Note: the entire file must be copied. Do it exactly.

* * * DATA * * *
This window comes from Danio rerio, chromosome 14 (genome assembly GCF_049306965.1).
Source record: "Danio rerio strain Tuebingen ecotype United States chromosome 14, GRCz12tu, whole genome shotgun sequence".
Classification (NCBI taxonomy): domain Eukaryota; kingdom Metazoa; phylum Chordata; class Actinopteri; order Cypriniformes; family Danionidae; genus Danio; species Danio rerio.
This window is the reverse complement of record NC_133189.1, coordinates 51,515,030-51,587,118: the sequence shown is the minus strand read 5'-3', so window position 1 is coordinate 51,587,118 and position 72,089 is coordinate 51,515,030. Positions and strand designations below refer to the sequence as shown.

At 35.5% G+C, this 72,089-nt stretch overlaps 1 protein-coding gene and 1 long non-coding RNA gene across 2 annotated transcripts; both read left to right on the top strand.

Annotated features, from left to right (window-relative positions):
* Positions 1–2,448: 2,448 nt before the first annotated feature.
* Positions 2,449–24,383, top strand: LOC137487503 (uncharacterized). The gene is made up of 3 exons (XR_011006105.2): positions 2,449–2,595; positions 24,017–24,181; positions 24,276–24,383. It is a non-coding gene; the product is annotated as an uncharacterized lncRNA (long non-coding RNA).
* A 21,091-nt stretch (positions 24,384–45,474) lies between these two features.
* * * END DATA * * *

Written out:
This window comes from Danio rerio, chromosome 14 (genome assembly GCF_049306965.1).
Source record: "Danio rerio strain Tuebingen ecotype United States chromosome 14, GRCz12tu, whole genome shotgun sequence".
Classification (NCBI taxonomy): domain Eukaryota; kingdom Metazoa; phylum Chordata; class Actinopteri; order Cypriniformes; family Danionidae; genus Danio; species Danio rerio.
This window is the reverse complement of record NC_133189.1, coordinates 51,515,030-51,587,118: the sequence shown is the minus strand read 5'-3', so window position 1 is coordinate 51,587,118 and position 72,089 is coordinate 51,515,030. Positions and strand designations below refer to the sequence as shown.

At 35.5% G+C, this 72,089-nt stretch overlaps 1 protein-coding gene and 1 long non-coding RNA gene across 2 annotated transcripts; both read left to right on the top strand.

Annotated features, from left to right (window-relative positions):
* Positions 1–2,448: 2,448 nt before the first annotated feature.
* Positions 2,449–24,383, top strand: LOC137487503 (uncharacterized). The gene is made up of 3 exons (XR_011006105.2): positions 2,449–2,595; positions 24,017–24,181; positions 24,276–24,383. It is a non-coding gene; the product is annotated as an uncharacterized lncRNA (long non-coding RNA).
* A 21,091-nt stretch (positions 24,384–45,474) lies between these two features.